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Subject: RE: Origins: they're moving grandpa's grave
From: Charley Noble
Date: 17 Feb 07 - 10:24 PM

As Malcolm points out above, with a link, there is an existing thread where much of this question is discussed. But the origin is still not identified.

Charley Noble


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Subject: RE: Origins: they're moving grandpa's grave
From: Mark Ross
Date: 18 Feb 07 - 08:49 PM

I learned it from the YPSL Songbook c.'63. That's the Young Peoples Socialist Leaague.

Mark Ross


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Subject: RE: Origins: they're moving grandpa's grave
From: Charley Noble
Date: 18 Feb 07 - 09:19 PM

Well, the song does demonstrate a sense of class consciousness!

I'm beginning to wonder if it sprung from the Workers Music Association.

Charley Noble


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Subject: RE: Origins: they're moving grandpa's grave
From: Gurney
Date: 19 Feb 07 - 02:12 AM

The three versions I've heard seem to come from a recent common source, as they are so close. They all sound English to me, including the one Charley Noble mentions, and they all sound like the Music Hall.
Maybe they sound English because that is where I heard them, though.

Possibly researching terms like 'quitter'(which may be modern usage, it used to mean pus) and 'posh' would help.


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Subject: RE: Origins: they're moving grandpa's grave
From: GUEST,Hootenanny
Date: 19 Feb 07 - 08:06 AM

It ain't rocket science to figure out that a quitter is someone who quits is it?

As for POSH it's an acronym for Port Side out, Starboard Home from the time when Britain had an empire to sail to and from.

I have no doubt at all that it is English and probably of music hall origin.


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Subject: RE: Origins: they're moving grandpa's grave
From: BuckMulligan
Date: 19 Feb 07 - 08:08 AM

POSH is no such thing. That wheeze has been discredited over & over. Origin unknown, but not acronym for anything (there are almost NO acronyms that predate WWII)


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Subject: RE: Origins: they're moving grandpa's grave
From: Scrump
Date: 19 Feb 07 - 08:41 AM

I thought the word 'Posh' had been invented by former 'Spice Girl' Victoria Beckham (nee Adams). She tried to stop Peterborough United Footbal Club from using it as their nickname (which they'd been using long before she was around).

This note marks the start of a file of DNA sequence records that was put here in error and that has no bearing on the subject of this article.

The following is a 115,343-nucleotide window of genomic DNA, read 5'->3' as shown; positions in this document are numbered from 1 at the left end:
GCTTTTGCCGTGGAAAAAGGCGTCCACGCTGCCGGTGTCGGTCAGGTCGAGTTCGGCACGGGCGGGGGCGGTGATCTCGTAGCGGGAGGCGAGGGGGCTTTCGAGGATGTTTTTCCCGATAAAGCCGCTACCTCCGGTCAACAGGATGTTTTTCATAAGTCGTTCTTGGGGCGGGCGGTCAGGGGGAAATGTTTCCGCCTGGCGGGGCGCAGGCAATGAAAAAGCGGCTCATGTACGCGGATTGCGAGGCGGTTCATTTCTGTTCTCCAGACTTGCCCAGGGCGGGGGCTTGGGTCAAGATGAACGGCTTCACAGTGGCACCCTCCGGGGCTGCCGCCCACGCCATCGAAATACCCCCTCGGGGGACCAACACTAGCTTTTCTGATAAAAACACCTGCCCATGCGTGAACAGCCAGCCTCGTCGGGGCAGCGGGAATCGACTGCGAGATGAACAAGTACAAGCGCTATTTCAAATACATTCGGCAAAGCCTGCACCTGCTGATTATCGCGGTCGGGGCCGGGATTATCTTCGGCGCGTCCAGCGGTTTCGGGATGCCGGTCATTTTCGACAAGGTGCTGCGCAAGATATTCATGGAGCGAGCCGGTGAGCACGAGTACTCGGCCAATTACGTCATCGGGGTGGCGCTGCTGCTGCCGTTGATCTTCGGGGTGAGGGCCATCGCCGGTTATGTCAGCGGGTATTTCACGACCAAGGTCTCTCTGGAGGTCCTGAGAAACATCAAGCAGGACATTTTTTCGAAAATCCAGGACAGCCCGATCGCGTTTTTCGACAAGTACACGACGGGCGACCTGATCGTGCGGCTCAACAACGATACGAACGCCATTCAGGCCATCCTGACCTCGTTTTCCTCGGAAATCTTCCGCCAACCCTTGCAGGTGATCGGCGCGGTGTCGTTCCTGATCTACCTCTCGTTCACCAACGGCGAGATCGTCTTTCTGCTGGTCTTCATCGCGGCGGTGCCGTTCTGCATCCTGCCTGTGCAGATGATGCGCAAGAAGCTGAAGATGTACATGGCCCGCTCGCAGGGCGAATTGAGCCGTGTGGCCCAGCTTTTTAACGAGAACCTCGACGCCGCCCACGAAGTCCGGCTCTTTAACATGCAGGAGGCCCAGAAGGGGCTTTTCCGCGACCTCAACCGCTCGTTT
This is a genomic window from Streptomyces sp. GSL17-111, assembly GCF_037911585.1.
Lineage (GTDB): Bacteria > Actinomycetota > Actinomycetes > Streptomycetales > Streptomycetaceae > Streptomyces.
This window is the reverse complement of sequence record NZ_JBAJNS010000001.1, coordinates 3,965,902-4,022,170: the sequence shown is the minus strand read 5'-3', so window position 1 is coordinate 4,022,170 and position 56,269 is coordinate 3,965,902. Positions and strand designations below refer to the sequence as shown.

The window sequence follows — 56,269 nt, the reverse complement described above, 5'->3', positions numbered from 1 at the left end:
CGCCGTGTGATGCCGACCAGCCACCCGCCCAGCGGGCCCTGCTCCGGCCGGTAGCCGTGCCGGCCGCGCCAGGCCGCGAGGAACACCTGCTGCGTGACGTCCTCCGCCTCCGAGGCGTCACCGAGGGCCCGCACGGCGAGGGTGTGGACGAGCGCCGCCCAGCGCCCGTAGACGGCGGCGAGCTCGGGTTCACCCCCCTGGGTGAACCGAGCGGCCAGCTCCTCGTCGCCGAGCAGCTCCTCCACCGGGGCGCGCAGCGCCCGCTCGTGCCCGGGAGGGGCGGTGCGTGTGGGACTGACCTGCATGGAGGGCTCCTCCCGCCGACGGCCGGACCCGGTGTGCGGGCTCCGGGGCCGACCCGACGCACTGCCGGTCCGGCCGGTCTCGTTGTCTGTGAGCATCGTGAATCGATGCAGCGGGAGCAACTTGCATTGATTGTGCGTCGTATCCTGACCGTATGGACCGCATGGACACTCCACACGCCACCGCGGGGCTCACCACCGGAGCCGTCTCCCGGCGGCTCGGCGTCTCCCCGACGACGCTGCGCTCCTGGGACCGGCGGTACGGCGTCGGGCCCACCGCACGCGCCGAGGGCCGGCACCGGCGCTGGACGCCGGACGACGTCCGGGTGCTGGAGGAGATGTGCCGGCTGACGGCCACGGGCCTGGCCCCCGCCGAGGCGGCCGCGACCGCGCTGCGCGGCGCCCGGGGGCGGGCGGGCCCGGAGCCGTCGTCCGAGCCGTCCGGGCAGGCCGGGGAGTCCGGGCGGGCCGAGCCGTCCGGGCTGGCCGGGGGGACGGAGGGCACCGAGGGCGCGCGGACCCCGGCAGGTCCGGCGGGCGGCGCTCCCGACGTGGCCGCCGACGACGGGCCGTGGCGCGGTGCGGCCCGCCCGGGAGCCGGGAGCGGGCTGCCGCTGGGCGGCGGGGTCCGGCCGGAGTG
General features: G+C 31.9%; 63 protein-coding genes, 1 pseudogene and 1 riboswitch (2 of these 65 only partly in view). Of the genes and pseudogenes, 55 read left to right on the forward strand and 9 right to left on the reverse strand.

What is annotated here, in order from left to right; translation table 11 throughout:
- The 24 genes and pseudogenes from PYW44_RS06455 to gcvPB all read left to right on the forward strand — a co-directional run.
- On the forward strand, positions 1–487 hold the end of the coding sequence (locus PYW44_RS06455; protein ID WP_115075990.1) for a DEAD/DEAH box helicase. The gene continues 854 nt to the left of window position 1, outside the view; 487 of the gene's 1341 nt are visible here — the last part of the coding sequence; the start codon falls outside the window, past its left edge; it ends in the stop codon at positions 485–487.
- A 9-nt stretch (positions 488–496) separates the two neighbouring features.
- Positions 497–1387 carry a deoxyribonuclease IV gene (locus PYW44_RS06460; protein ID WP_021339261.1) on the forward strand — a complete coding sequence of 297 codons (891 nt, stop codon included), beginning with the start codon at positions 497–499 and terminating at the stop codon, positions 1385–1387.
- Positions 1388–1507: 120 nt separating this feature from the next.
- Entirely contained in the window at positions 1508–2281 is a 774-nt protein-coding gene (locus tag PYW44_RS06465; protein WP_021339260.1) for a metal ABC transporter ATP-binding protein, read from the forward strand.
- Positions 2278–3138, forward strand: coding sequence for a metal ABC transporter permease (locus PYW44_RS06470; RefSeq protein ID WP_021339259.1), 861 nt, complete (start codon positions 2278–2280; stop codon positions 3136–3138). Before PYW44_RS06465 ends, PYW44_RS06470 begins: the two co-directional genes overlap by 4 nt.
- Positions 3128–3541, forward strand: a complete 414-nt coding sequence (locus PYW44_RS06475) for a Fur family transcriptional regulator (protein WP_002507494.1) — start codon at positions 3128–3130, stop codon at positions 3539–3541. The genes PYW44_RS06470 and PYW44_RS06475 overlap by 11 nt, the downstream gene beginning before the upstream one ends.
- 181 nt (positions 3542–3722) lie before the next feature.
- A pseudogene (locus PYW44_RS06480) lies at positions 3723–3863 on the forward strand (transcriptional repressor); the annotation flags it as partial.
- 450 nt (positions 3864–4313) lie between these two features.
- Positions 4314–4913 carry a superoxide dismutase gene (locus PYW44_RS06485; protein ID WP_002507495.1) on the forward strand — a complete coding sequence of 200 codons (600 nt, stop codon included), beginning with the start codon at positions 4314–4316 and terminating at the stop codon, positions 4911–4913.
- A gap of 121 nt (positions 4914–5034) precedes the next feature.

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Subject: RE: Origins: they're moving grandpa's grave
From: GUEST,Hootenanny
Date: 19 Feb 07 - 12:00 PM

Buck, perhaps you are not old enough to remember that we still had what was known as an empire even after WW11, and what does "almost NO acronyms that pre date WW11" actually mean? Are you saying that my explanation couldn't possibly be right?
If it doesn't bore others posting to this thread I would be interested to know who scuppered the idea re Port Out etc.

Anytime now I expect to hear that there is no Santa Claus.


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Subject: RE: Origins: they're moving grandpa's grave
From: The Fooles Troupe
Date: 19 Feb 07 - 06:41 PM

Didn't you hear?

Norad had this unfortunate 'friendly elf' accident - well they really thought it was "Blue on Red" - why did he ignore their memo asking to change the colour of his costume?

Of course, the Retailers Association has lobbied enormously to keep it all hushed up - another example of 'Corruption being OK'!!!


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Subject: RE: Origins: they're moving grandpa's grave
From: Charley Noble
Date: 20 Feb 07 - 08:13 AM

"They're moving father's grave..."?

Inquiring minds still want to know its origin.

Cheeriliy,
Charley Noble


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Subject: RE: Origins: they're moving grandpa's grave
From: BuckMulligan
Date: 20 Feb 07 - 10:10 AM

Guest Hootenanny, just for starters, check a few of the following, and continue searching through Sheidlower, Morris, Quinion, or any other credible etymological source:

wikipedia

or here

or here